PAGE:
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Poliovirus (PV) 2Apro has been considered important for PV replication and is known to be toxic to host cells. A 2Apro-deficient PV would potentially be less toxic and ideal as a vector. To examine whether 2Apro is needed to form progeny virus, a full-length cDNA of dicistronic (dc) PV with (pOME) or without (pOMEΔ2A) 2Apro was constructed in the strain PV1(M)OM. RNAs of both pOME and pOMEΔ2A were capable of forming progeny viruses, called OME and OMEΔ2A, respectively. In their ability to induce a cytopathic effect (CPE), the strains ranked as OMEΔ2A < OME PV1(M)OM. These results suggest that 2Apro is not essential for full-length dc PV to form progeny virus and that it contributes to the efficient viral replication and/or induction of a CPE. To clarify whether 2Apro is essential for P1-null (lacking the entire coding sequence for capsid proteins) PV, the RNA replication activity of P1-null PV (pOMΔP1) or P1-null PV without 2Apro (pOMΔP1Δ2A) or without both 2Apro and 2B (pOMΔP1Δ2AΔ2B) was examined. The RNAs of pOMΔP1 and pOMΔP1Δ2A could replicate and form progeny viruses under a trans supply of P1 protein, whereas the RNA of pOMΔP1Δ2AΔ2B could not. These results suggest that 2Apro is not needed for the replication of P1-null PV, although it is important for PV RNA replication and inducing a CPE. To know whether a 2Apro-deficient PV can be used as a vector, a P1-null PV containing the enhanced green fluorescent protein (EGFP) coding sequence with or without 2Apro was examined. It expressed fluorescent protein. This result suggests that 2Apro-deficient PV can express foreign genes.
Poliomyelitis is an acute disease of the central nervous system caused by the poliovirus (PV), a human enterovirus that belongs to the Picornaviridae family. Humans are the only natural hosts of PV. In humans, an infection is initiated by oral ingestion of the virus followed by multiplication in the alimentary mucosa (7, 38), from where the virus spreads through the bloodstream. Viremia is considered essential for leading to paralytic poliomyelitis in humans.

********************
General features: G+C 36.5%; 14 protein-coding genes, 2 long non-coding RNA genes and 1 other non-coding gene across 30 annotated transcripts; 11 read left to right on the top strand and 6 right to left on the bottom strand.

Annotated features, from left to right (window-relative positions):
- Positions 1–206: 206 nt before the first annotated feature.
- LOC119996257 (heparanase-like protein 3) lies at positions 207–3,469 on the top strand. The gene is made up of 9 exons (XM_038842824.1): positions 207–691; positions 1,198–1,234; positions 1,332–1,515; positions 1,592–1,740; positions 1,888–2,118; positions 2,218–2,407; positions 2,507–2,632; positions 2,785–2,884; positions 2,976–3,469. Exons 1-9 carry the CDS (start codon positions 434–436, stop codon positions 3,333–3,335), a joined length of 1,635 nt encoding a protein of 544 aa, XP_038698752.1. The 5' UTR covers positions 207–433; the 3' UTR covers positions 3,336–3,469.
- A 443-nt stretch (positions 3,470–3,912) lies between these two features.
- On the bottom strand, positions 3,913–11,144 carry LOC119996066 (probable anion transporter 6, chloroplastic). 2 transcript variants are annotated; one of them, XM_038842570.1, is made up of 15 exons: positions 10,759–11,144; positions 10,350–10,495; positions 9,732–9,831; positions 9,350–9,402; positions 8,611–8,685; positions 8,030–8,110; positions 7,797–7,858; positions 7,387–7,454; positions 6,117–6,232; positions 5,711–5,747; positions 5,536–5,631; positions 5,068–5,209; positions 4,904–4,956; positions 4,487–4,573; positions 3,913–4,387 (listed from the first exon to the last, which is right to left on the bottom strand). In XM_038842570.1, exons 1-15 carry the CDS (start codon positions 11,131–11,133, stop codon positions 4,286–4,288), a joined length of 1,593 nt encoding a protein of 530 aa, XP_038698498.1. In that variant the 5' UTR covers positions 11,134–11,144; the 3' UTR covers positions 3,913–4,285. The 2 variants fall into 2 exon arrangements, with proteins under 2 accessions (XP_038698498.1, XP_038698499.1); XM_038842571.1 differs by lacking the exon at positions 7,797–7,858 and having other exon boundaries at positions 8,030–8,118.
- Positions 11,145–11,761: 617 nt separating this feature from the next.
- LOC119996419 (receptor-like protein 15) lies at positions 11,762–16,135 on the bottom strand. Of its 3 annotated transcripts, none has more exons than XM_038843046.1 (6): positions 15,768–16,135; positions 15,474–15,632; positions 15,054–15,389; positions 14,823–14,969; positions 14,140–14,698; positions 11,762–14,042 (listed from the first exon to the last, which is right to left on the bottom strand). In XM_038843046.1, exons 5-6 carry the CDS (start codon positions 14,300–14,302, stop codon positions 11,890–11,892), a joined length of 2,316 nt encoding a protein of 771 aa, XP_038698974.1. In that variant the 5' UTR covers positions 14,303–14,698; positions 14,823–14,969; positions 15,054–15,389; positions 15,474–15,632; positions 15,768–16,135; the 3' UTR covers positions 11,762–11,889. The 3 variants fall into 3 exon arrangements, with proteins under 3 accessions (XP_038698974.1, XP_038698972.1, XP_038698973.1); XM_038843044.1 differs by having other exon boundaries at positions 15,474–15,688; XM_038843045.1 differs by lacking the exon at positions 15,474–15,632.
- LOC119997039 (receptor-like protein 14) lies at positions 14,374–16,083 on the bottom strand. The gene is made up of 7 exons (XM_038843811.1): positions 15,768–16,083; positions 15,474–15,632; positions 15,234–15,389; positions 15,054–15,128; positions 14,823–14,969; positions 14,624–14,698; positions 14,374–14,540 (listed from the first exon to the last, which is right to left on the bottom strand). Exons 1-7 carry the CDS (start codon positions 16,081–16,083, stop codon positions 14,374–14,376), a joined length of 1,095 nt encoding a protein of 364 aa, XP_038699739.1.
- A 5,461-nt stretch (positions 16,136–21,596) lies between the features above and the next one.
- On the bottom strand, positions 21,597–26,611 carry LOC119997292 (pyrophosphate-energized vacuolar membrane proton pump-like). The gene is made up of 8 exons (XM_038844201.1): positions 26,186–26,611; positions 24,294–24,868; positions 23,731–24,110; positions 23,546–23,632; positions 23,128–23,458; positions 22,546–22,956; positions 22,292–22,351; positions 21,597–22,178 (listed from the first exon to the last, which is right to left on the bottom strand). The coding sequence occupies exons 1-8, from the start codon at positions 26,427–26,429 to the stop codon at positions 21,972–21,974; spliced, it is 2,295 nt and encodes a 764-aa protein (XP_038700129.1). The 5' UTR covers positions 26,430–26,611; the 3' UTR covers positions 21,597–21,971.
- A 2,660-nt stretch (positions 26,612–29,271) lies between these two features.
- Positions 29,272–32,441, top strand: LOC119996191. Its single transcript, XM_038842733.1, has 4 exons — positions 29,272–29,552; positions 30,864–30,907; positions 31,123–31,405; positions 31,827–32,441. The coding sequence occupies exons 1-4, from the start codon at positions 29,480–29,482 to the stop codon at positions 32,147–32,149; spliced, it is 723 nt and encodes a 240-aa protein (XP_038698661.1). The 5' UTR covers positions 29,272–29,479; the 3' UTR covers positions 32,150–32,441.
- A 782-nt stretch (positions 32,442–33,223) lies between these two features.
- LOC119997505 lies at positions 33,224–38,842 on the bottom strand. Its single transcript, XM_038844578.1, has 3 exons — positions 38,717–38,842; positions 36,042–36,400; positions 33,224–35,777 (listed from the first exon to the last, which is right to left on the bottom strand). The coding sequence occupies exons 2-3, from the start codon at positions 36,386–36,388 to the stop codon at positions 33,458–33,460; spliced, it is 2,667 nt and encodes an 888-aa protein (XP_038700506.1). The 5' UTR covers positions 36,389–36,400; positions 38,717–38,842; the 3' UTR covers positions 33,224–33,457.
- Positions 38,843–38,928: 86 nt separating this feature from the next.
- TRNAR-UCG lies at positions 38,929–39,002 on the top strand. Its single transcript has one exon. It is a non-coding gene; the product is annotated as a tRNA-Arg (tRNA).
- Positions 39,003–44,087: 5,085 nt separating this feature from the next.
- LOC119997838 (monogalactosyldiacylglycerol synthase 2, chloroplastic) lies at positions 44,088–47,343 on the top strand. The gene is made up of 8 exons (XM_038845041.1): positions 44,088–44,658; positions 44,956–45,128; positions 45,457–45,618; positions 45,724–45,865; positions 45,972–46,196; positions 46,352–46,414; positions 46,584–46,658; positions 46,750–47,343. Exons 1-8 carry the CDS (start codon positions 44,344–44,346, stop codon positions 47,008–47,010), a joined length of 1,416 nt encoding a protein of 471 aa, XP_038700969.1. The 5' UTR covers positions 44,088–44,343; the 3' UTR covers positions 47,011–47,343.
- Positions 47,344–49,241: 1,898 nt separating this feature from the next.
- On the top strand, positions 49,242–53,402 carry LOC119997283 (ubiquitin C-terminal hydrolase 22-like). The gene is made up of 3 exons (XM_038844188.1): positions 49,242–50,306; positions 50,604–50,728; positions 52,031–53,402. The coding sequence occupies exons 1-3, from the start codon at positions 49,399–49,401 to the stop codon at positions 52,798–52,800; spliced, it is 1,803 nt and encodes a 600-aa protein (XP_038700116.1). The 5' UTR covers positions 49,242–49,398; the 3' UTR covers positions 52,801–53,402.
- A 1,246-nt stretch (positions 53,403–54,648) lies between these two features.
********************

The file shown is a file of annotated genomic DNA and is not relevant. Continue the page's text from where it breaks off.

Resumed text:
PV is a nonenveloped particle that consists of a positive single-stranded RNA genome and 60 copies each of four capsid proteins and occurs in three serologically distinct types, type 1, type 2, and type 3. The genome, composed of approximately 7,500 nucleotides (nt), is polyadenylylated and covalently linked at the 5′ end to a small protein, VPg (31, 40, 44). The RNA alone is infectious; cells transfected with the RNA produce infectious progeny virions. The polyprotein is cotranslationally cleaved by virus-specific proteinases to form viral capsid proteins (VP0, VP1, and VP3) and noncapsid proteins (2A, 2B, 2C, 3A, 3B, 3C, and 3D). VP0 is further cleaved into VP2 and VP4 during the formation of virions. 2Apro, 3Cpro, and 3CDpro are viral proteinases involved in processing specific to PV polyproteins (26). The translation of the viral mRNA is controlled by an internal ribosomal entry site (IRES), a 400-nt RNA segment of the viral genome that precedes the open reading frame (ORF) (33, 34). An IRES element with a similar function exists in the genomic RNA of the encephalomyocarditis virus (EMCV) (19, 20). Molla et al. (29) inserted the type 2 EMCV IRES element into the ORF of PV (at the P1*P2 junction), thereby generating a virus carrying a dicistronic (dc) RNA genome. In this dc virus, viral proteins are produced by proteolytic processing of two distinct polyproteins, P1 and P2-P3, specifying the capsid proteins and the nonstructural proteins, respectively.
PV defective interfering particles (DIs) have been isolated from laboratory-propagated viral populations (12, 13, 21, 28) and from manipulated cloned infectious cDNAs (16) and, in all cases, retain translational as well as replication competence (28, 32). It has been reported that foreign gene sequences could be substituted into the PV P1 region without affecting the replication of the RNA (4, 37) as long as the translational reading frame was maintained (16). Since the replicons do not encode capsid proteins, they were encapsidated when transfected into cells previously infected with a recombinant vaccinia virus (VV-P1) which expresses the PV capsid precursor, P1 (36). Serial passage of these replicons in the presence of VV-P1 resulted in increasing titers of encapsidated replicons, allowing the generation of stocks of the recombinant PV vectors (36).